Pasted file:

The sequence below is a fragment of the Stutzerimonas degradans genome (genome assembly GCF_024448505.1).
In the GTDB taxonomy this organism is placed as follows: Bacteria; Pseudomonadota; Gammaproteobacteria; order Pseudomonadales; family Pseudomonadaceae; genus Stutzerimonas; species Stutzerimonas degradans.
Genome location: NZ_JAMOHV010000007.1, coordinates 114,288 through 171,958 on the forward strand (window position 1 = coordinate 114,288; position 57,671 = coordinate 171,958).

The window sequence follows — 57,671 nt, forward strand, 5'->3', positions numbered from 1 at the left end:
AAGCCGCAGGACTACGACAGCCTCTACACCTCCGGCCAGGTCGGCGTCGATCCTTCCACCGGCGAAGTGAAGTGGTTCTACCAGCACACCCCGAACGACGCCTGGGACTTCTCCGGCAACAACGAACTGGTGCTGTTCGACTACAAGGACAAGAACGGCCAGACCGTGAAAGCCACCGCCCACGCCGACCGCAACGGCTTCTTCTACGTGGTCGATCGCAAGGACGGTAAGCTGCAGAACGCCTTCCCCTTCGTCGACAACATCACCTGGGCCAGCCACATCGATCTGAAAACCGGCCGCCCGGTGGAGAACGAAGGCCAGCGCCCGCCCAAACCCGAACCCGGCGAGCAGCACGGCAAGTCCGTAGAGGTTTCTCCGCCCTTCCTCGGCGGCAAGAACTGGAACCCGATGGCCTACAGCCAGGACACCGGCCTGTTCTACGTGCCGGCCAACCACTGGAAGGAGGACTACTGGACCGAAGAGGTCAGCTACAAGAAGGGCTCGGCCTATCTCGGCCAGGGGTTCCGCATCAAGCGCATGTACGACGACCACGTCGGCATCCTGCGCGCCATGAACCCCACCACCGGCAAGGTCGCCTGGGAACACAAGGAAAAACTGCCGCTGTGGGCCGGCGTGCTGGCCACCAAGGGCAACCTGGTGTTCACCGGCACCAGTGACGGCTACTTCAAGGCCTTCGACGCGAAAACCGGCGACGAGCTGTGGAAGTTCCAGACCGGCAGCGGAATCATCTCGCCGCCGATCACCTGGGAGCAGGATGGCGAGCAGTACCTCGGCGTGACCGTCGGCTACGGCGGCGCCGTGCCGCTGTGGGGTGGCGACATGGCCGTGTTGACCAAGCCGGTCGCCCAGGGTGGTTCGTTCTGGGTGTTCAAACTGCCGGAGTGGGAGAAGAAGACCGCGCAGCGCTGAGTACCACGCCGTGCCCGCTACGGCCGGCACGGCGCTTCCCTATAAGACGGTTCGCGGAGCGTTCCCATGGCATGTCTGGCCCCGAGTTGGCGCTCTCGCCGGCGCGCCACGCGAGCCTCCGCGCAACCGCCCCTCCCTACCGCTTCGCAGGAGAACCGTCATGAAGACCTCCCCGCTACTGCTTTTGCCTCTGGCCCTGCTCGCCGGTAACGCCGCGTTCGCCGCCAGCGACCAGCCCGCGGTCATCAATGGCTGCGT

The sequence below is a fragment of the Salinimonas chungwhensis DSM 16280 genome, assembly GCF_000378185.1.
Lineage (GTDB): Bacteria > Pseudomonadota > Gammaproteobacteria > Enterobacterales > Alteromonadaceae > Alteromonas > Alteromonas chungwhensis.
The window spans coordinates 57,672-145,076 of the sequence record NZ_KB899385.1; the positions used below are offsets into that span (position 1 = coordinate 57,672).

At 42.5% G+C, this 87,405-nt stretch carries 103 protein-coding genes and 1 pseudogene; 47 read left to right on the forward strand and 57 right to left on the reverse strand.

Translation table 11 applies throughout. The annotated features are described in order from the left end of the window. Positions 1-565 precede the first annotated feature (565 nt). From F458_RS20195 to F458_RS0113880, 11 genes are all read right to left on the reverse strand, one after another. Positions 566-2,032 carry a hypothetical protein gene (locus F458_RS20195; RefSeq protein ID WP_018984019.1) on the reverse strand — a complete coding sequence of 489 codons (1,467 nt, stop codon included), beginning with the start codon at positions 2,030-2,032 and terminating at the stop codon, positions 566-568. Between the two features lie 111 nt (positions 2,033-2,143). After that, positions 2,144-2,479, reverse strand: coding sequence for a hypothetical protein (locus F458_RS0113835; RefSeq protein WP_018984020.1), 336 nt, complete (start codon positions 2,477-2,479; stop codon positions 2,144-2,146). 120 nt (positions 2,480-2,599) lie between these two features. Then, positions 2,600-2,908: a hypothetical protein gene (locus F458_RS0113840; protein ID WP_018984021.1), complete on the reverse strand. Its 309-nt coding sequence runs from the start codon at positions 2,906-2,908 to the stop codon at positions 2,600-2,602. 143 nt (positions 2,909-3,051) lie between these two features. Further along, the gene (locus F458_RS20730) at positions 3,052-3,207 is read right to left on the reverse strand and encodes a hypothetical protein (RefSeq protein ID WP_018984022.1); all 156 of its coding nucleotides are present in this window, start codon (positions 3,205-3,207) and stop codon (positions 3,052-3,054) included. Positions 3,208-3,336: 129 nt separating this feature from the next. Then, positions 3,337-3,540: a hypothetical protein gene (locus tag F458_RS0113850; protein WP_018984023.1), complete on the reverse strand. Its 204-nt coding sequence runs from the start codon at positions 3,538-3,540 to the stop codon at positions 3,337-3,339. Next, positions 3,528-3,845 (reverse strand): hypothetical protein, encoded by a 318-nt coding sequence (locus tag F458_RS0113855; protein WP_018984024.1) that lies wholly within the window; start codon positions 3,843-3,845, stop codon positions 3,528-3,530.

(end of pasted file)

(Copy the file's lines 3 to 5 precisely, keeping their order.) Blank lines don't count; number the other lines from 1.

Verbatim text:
Genome location: NZ_JAMOHV010000007.1, coordinates 114,288 through 171,958 on the forward strand (window position 1 = coordinate 114,288; position 57,671 = coordinate 171,958).

The window sequence follows — 57,671 nt, forward strand, 5'->3', positions numbered from 1 at the left end:
AAGCCGCAGGACTACGACAGCCTCTACACCTCCGGCCAGGTCGGCGTCGATCCTTCCACCGGCGAAGTGAAGTGGTTCTACCAGCACACCCCGAACGACGCCTGGGACTTCTCCGGCAACAACGAACTGGTGCTGTTCGACTACAAGGACAAGAACGGCCAGACCGTGAAAGCCACCGCCCACGCCGACCGCAACGGCTTCTTCTACGTGGTCGATCGCAAGGACGGTAAGCTGCAGAACGCCTTCCCCTTCGTCGACAACATCACCTGGGCCAGCCACATCGATCTGAAAACCGGCCGCCCGGTGGAGAACGAAGGCCAGCGCCCGCCCAAACCCGAACCCGGCGAGCAGCACGGCAAGTCCGTAGAGGTTTCTCCGCCCTTCCTCGGCGGCAAGAACTGGAACCCGATGGCCTACAGCCAGGACACCGGCCTGTTCTACGTGCCGGCCAACCACTGGAAGGAGGACTACTGGACCGAAGAGGTCAGCTACAAGAAGGGCTCGGCCTATCTCGGCCAGGGGTTCCGCATCAAGCGCATGTACGACGACCACGTCGGCATCCTGCGCGCCATGAACCCCACCACCGGCAAGGTCGCCTGGGAACACAAGGAAAAACTGCCGCTGTGGGCCGGCGTGCTGGCCACCAAGGGCAACCTGGTGTTCACCGGCACCAGTGACGGCTACTTCAAGGCCTTCGACGCGAAAACCGGCGACGAGCTGTGGAAGTTCCAGACCGGCAGCGGAATCATCTCGCCGCCGATCACCTGGGAGCAGGATGGCGAGCAGTACCTCGGCGTGACCGTCGGCTACGGCGGCGCCGTGCCGCTGTGGGGTGGCGACATGGCCGTGTTGACCAAGCCGGTCGCCCAGGGTGGTTCGTTCTGGGTGTTCAAACTGCCGGAGTGGGAGAAGAAGACCGCGCAGCGCTGAGTACCACGCCGTGCCCGCTACGGCCGGCACGGCGCTTCCCTATAAGACGGTTCGCGGAGCGTTCCCATGGCATGTCTGGCCCCGAGTTGGCGCTCTCGCCGGCGCGCCACGCGAGCCTCCGCGCAACCGCCCCTCCCTACCGCTTCGCAGGAGAACCGTCATGAAGACCTCCCCGCTACTGCTTTTGCCTCTGGCCCTGCTCGCCGGTAACGCCGCGTTCGCCGCCAGCGACCAGCCCGCGGTCATCAATGGCTGCGT